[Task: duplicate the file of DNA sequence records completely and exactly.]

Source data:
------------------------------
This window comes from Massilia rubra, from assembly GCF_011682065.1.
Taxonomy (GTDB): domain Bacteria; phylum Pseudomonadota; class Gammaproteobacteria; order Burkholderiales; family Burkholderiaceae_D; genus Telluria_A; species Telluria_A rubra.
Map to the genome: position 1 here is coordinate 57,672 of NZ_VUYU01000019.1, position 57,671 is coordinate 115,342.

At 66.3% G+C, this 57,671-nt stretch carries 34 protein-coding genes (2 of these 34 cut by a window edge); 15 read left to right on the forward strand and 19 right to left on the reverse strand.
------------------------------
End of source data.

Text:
This window comes from Massilia rubra, from assembly GCF_011682065.1.
Taxonomy (GTDB): domain Bacteria; phylum Pseudomonadota; class Gammaproteobacteria; order Burkholderiales; family Burkholderiaceae_D; genus Telluria_A; species Telluria_A rubra.
Map to the genome: position 1 here is coordinate 57,672 of NZ_VUYU01000019.1, position 57,671 is coordinate 115,342.

At 66.3% G+C, this 57,671-nt stretch carries 34 protein-coding genes (2 of these 34 cut by a window edge); 15 read left to right on the forward strand and 19 right to left on the reverse strand.